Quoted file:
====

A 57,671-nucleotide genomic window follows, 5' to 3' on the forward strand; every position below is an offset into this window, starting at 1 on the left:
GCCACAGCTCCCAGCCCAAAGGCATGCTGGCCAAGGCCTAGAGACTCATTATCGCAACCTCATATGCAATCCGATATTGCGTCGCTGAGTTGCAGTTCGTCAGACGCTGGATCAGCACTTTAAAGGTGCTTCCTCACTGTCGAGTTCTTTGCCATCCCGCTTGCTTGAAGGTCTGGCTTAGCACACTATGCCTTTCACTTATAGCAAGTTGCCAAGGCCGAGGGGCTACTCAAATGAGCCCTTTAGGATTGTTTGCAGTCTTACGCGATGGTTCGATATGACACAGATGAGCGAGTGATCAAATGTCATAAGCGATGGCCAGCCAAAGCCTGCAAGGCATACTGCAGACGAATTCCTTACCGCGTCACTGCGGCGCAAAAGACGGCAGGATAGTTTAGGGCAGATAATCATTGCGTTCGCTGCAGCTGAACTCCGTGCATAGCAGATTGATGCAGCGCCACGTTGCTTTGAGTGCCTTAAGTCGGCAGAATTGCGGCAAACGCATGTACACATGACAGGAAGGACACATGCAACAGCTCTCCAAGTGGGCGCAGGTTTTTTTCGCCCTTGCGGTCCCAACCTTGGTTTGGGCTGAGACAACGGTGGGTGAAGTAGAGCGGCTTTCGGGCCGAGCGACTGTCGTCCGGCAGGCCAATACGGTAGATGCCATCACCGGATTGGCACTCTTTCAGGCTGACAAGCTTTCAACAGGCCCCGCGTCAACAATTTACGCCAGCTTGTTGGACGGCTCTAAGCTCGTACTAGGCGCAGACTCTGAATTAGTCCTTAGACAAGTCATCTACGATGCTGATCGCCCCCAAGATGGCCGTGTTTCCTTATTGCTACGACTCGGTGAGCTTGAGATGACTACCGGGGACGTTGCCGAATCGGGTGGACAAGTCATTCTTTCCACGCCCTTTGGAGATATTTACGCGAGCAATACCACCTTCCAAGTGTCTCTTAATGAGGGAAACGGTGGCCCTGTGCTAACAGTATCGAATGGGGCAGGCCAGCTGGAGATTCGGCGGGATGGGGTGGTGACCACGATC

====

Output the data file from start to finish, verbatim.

A 57,671-nucleotide genomic window follows, 5' to 3' on the forward strand; every position below is an offset into this window, starting at 1 on the left:
GCCACAGCTCCCAGCCCAAAGGCATGCTGGCCAAGGCCTAGAGACTCATTATCGCAACCTCATATGCAATCCGATATTGCGTCGCTGAGTTGCAGTTCGTCAGACGCTGGATCAGCACTTTAAAGGTGCTTCCTCACTGTCGAGTTCTTTGCCATCCCGCTTGCTTGAAGGTCTGGCTTAGCACACTATGCCTTTCACTTATAGCAAGTTGCCAAGGCCGAGGGGCTACTCAAATGAGCCCTTTAGGATTGTTTGCAGTCTTACGCGATGGTTCGATATGACACAGATGAGCGAGTGATCAAATGTCATAAGCGATGGCCAGCCAAAGCCTGCAAGGCATACTGCAGACGAATTCCTTACCGCGTCACTGCGGCGCAAAAGACGGCAGGATAGTTTAGGGCAGATAATCATTGCGTTCGCTGCAGCTGAACTCCGTGCATAGCAGATTGATGCAGCGCCACGTTGCTTTGAGTGCCTTAAGTCGGCAGAATTGCGGCAAACGCATGTACACATGACAGGAAGGACACATGCAACAGCTCTCCAAGTGGGCGCAGGTTTTTTTCGCCCTTGCGGTCCCAACCTTGGTTTGGGCTGAGACAACGGTGGGTGAAGTAGAGCGGCTTTCGGGCCGAGCGACTGTCGTCCGGCAGGCCAATACGGTAGATGCCATCACCGGATTGGCACTCTTTCAGGCTGACAAGCTTTCAACAGGCCCCGCGTCAACAATTTACGCCAGCTTGTTGGACGGCTCTAAGCTCGTACTAGGCGCAGACTCTGAATTAGTCCTTAGACAAGTCATCTACGATGCTGATCGCCCCCAAGATGGCCGTGTTTCCTTATTGCTACGACTCGGTGAGCTTGAGATGACTACCGGGGACGTTGCCGAATCGGGTGGACAAGTCATTCTTTCCACGCCCTTTGGAGATATTTACGCGAGCAATACCACCTTCCAAGTGTCTCTTAATGAGGGAAACGGTGGCCCTGTGCTAACAGTATCGAATGGGGCAGGCCAGCTGGAGATTCGGCGGGATGGGGTGGTGACCACGATC